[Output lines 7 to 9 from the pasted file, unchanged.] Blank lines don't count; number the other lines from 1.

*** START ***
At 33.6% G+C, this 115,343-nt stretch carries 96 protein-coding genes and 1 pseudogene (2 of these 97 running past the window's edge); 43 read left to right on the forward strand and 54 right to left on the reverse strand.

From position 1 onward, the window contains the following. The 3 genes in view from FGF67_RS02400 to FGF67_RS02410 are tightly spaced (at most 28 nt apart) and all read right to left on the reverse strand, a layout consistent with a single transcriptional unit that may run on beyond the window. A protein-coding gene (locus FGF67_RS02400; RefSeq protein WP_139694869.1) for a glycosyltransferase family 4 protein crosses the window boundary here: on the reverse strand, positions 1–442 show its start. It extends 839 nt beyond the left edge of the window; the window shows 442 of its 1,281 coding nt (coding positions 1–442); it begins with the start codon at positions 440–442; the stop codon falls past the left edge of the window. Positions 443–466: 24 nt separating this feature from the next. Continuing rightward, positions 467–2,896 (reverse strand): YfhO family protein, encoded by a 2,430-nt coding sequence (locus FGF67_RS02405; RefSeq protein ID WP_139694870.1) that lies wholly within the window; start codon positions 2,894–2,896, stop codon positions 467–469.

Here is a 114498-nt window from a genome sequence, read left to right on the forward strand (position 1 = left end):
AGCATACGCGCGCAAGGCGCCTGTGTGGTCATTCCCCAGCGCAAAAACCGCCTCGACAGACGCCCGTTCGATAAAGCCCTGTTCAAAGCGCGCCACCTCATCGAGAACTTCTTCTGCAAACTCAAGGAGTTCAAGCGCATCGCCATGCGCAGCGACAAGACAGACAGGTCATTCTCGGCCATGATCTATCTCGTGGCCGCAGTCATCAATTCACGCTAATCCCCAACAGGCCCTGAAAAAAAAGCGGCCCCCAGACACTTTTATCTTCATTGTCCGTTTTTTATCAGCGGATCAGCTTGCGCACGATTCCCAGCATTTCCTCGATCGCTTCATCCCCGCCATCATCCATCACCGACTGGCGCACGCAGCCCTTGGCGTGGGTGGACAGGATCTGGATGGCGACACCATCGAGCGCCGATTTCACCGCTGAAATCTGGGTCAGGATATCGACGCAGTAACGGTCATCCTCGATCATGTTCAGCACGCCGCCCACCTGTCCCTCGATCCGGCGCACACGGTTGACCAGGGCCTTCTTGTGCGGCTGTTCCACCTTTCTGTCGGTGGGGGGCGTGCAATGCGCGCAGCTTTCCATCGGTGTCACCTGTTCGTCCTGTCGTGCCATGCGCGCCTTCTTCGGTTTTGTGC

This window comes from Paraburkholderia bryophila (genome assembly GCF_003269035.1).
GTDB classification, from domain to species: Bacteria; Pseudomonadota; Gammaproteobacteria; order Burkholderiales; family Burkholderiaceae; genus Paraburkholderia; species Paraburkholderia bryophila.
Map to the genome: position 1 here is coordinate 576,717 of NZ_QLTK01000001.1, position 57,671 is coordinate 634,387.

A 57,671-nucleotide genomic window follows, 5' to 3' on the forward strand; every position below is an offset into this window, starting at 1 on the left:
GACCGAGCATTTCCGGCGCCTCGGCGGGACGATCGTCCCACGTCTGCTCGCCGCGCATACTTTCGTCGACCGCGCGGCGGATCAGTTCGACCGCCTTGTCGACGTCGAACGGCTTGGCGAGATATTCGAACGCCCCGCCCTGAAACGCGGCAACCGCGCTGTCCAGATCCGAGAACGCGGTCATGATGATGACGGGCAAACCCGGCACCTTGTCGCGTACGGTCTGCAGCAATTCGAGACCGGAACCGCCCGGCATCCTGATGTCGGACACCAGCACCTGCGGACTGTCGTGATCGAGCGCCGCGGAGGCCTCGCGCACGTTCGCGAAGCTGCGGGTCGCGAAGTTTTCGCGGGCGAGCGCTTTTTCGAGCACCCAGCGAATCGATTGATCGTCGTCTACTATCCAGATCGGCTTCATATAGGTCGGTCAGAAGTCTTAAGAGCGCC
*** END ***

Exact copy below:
Map to the genome: position 1 here is coordinate 576,717 of NZ_QLTK01000001.1, position 57,671 is coordinate 634,387.

A 57,671-nucleotide genomic window follows, 5' to 3' on the forward strand; every position below is an offset into this window, starting at 1 on the left:
GACCGAGCATTTCCGGCGCCTCGGCGGGACGATCGTCCCACGTCTGCTCGCCGCGCATACTTTCGTCGACCGCGCGGCGGATCAGTTCGACCGCCTTGTCGACGTCGAACGGCTTGGCGAGATATTCGAACGCCCCGCCCTGAAACGCGGCAACCGCGCTGTCCAGATCCGAGAACGCGGTCATGATGATGACGGGCAAACCCGGCACCTTGTCGCGTACGGTCTGCAGCAATTCGAGACCGGAACCGCCCGGCATCCTGATGTCGGACACCAGCACCTGCGGACTGTCGTGATCGAGCGCCGCGGAGGCCTCGCGCACGTTCGCGAAGCTGCGGGTCGCGAAGTTTTCGCGGGCGAGCGCTTTTTCGAGCACCCAGCGAATCGATTGATCGTCGTCTACTATCCAGATCGGCTTCATATAGGTCGGTCAGAAGTCTTAAGAGCGCC